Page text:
All of the energy stored in a reversible process can, in principle, be recovered as work. So an engine based on a reversible process can have an efficiency of $100\%$. But some of the energy stored in an irreversible process is lost as heat energy and cannot be recovered as work. So an engine based on an irreversible process can never be $100\%$ efficient.

Note that a reversible process is a theoretical idealisation. All processes in the real world are irreversible to some extent, although we can make then close to the reversible ideal if we take care to minimise friction, vibration and temperature changes.

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  • $\begingroup$ So friction, temperature change, and vibration are key to entropy. Anything else? And irreversible is THE key? Why vibration? $\endgroup$
    – Al Brown
    Aug 5 at 13:55
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    $\begingroup$ Re "reversible" vs. irreversible: The gravity brick stores potential energy, and the laws that describe it allow you to treat it as a single particle. The hot brick, on the other hand, stores energy as the kinetic energy of all of the multitude of molecules that comprise it. The number of possible states for the hot brick is inconceivably huge. The only way to describe it is with the statistical laws of thermodynamics. You could, in in principle, reverse the process; but only if you could instantaneously, and precisely reverse the path of every atom in the entire system. $\endgroup$ Aug 5 at 14:20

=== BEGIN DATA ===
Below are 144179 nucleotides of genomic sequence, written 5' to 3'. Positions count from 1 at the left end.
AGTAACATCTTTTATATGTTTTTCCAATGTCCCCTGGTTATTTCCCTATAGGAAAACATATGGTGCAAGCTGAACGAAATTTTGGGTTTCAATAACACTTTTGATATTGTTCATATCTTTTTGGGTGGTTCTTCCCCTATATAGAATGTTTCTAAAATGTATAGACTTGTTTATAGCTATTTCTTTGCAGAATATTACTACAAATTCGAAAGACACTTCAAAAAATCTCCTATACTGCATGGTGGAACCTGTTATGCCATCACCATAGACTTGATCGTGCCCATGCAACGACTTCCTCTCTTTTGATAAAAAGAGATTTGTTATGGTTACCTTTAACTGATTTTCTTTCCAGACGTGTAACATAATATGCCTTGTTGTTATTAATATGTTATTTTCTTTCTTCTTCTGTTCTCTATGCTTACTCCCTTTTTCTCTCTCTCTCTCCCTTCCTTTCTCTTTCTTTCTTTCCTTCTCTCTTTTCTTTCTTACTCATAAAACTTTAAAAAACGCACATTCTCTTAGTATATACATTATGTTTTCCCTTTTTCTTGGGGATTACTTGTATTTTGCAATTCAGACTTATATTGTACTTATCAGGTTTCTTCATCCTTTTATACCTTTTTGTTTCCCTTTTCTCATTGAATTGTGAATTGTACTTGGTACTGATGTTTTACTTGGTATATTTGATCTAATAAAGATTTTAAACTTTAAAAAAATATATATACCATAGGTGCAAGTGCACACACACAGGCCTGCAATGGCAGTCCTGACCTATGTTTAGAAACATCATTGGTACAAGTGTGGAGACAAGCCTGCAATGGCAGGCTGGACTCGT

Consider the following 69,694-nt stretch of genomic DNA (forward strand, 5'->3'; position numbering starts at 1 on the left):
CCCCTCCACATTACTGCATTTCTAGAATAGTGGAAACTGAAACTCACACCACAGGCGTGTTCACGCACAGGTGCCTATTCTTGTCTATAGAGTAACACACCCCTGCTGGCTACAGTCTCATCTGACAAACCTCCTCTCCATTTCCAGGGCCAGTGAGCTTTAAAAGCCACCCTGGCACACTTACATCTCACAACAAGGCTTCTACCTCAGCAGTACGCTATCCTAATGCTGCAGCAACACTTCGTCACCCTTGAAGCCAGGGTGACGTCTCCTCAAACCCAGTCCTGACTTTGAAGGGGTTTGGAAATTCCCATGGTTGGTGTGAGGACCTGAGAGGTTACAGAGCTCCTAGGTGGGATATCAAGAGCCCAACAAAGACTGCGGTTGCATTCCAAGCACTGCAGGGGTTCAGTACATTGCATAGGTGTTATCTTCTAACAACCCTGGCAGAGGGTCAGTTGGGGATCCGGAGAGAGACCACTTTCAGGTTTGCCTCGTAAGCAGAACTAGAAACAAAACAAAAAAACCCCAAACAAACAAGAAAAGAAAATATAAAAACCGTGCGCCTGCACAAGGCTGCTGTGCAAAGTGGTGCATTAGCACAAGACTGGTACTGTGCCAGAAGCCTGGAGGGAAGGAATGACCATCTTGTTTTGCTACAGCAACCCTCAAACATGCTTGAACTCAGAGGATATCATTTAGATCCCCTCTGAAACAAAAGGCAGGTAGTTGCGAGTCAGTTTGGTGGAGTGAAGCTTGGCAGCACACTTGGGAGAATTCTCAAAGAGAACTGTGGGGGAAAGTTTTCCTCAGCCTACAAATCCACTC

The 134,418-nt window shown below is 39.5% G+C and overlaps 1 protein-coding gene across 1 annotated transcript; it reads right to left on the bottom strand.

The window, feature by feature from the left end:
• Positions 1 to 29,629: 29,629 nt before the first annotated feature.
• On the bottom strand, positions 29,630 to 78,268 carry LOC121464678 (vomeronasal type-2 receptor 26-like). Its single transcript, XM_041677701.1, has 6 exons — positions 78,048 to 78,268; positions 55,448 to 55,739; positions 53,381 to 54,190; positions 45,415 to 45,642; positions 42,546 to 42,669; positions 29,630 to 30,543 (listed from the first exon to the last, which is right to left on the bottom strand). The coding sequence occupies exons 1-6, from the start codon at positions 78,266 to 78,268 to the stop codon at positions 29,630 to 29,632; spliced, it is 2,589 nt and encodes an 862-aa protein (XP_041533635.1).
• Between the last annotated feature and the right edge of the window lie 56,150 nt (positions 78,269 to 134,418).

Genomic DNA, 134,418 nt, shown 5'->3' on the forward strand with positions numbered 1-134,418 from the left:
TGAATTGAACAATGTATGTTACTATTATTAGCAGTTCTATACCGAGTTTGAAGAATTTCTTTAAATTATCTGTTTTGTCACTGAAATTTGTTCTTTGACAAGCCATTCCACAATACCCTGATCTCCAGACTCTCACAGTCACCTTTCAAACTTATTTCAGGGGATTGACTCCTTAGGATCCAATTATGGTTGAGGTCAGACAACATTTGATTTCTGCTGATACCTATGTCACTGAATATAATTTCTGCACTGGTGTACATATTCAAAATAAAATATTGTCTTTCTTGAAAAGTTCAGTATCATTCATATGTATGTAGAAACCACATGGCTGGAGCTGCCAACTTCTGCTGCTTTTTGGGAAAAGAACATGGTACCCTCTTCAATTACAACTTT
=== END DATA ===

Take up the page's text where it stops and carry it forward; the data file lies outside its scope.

• $\begingroup$ @SolomonSlow I think that deserves an answer; it would be an even better one if you can illustrate how entropy emerges from the statistics (which I can't see myself) $\endgroup$ Aug 5 at 21:51
  • $\begingroup$ @SolomonSlow You are correct. “Irreversible” processes can, in principle, be reversed. But it is practically impossible to reverse them intentionally, and massively improbable that they will reverse spontaneously (whereas the raised brick will fall down again if not supported). But “irreversible” is standard terminology. $\endgroup$
    – gandalf61
    Aug 6 at 6:49
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Entropy is the key here. The heat engine is the only engine type that withdraws entropy (because the heat engine relies on a temperature difference; since entropy is the conjugate thermodynamic variable to temperature, entropy shifts when things cool down). But the work you obtain carries no entropy, and entropy can’t be destroyed. Thus, you must waste some of the available energy to dump the entropy elsewhere. Other engine types don’t encounter this problem because they rely on nonthermal gradients.